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Home > Action Zones > Politics and Social Action > Churchyard wildlife watch for International Biodiversity Day

Churchyard wildlife watch for International Biodiversity Day (May 22)

Thursday 12th May 2011
church yard
Photo Caption:Scything in a churchyard
 
Shrinking the Footprint, the church of England’s national environmental campaign, is encouraging churchgoers to spend time following in the footsteps of Rev Gilbert White and other naturalists to take a closer look at the wide variety of wild plants in their churchyards.
 
Shrinking the Footprint is a partner in the UN International Biodiversity celebrations. There are an estimated 10,000 churchyards around the country, which in total cover the same area as a small National Park.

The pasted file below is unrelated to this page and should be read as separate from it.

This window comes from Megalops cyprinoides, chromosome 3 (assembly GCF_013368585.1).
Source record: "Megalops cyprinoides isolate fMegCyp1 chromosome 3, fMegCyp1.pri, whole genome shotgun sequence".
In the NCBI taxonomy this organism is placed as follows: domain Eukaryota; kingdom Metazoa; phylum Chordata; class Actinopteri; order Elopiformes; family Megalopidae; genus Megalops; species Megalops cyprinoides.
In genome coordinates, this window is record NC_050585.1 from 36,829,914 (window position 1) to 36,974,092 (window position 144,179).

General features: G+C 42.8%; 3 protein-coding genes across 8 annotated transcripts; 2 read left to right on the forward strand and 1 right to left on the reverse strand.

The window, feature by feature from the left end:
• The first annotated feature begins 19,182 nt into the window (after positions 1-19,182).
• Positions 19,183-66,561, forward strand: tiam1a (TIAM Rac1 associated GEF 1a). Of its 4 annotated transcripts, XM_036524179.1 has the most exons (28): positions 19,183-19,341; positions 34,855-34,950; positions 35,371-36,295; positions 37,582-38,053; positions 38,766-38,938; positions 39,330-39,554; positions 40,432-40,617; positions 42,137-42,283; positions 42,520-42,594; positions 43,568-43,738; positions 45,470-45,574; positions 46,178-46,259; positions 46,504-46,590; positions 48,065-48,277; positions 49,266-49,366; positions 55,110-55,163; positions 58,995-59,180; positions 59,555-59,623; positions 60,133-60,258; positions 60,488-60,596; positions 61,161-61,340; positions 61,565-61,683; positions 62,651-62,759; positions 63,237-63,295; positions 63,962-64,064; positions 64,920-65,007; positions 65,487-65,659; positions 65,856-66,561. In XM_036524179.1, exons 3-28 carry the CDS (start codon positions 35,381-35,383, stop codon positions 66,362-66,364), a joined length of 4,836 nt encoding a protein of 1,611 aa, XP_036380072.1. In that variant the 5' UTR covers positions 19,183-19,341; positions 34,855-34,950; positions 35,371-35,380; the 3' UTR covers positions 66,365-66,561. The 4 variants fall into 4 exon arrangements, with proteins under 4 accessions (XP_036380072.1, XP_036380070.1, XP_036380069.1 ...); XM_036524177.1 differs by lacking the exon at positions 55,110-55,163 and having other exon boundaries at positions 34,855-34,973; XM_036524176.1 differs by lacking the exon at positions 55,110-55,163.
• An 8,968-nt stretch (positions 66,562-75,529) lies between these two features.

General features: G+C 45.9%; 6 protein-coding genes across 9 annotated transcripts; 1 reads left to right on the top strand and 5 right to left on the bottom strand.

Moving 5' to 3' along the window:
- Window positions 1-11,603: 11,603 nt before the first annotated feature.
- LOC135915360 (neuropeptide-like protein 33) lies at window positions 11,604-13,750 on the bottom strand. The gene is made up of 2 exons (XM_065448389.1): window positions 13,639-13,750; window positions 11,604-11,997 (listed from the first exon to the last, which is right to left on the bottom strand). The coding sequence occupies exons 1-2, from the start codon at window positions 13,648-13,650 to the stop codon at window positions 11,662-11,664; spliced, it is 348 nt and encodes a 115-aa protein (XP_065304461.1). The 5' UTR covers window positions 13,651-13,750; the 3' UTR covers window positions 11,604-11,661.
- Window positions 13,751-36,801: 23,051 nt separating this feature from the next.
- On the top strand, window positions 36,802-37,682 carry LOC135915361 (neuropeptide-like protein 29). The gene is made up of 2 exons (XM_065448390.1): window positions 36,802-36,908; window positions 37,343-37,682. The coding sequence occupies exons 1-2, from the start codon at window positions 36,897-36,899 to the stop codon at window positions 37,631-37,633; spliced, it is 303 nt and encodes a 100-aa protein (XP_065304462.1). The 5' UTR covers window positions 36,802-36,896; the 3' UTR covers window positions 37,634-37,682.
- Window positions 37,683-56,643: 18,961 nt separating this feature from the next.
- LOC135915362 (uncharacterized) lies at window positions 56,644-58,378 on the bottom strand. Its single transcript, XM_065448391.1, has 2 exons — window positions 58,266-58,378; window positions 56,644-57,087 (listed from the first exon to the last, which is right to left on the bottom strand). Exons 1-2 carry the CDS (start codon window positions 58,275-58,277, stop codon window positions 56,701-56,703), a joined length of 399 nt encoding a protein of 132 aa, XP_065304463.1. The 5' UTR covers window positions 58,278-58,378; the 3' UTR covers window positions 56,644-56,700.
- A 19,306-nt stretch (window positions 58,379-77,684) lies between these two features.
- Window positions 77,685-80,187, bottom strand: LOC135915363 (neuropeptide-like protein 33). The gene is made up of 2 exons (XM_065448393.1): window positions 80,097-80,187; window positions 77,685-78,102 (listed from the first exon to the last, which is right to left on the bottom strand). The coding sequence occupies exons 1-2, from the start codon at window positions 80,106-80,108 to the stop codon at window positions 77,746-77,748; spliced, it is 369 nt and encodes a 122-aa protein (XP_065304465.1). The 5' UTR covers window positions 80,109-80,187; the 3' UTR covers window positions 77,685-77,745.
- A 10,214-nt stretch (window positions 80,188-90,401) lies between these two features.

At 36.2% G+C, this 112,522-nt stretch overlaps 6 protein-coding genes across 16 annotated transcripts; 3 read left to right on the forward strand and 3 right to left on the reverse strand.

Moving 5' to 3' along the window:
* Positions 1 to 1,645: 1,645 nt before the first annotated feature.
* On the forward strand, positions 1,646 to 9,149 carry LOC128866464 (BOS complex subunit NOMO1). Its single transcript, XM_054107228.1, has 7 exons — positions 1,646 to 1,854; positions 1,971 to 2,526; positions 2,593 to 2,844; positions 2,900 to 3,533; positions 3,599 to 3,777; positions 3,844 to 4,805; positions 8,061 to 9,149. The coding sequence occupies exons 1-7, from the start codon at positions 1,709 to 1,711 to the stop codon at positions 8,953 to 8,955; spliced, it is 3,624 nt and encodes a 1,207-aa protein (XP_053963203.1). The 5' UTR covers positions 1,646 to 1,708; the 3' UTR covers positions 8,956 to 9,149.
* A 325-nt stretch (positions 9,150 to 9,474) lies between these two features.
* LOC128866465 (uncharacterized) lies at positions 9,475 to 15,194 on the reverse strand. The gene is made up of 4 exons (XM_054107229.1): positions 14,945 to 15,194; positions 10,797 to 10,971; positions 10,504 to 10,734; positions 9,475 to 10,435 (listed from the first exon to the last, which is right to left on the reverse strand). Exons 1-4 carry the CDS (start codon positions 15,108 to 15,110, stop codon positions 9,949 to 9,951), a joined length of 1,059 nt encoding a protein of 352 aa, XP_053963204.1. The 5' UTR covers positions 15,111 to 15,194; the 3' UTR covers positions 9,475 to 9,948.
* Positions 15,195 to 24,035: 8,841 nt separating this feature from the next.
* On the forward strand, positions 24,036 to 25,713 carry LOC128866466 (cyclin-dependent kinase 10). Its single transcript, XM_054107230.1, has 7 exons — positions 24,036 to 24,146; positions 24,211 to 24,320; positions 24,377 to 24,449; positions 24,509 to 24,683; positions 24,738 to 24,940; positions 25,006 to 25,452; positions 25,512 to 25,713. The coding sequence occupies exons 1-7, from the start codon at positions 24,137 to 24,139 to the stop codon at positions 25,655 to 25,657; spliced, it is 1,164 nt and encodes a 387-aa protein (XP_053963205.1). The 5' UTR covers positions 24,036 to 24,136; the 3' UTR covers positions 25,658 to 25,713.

The Diocese of Bath & Wells officer responsible for the environment is David Maggs. David says: “The number of wildlife friendly churchyards is growing across the Diocese, with many churches thinking through one or more actions that help support wildlife.
 
"Bat boxes were one of the factors in Holy Trinity Nailsea receiving an Ecocongregation Award – along with their action to promote composting in the churchyard.
 
"Bird nesting boxes and feeders are increasing, as are areas that are left to go “wild” – with wildflowers re-emerging to brighten the churchyard and provide nectar for insects. It can also be a reason to need less grass cutting – St Michaels Cudworth uses sheep to keep the grass short in its wildlife friendly churchyard!
 
"In more urban places other things are possible and can be of particular value to the wider community. St Stephen’s in Bath is one example where they are developing a Community Wildlife Space with the help of 16-25 year old volunteers.”
 
If you would like some free advice about how your church can better care for this amazing planet, please contact Pete Hawkins, Churches Environment Consultant to the Diocese of Bath & Wells at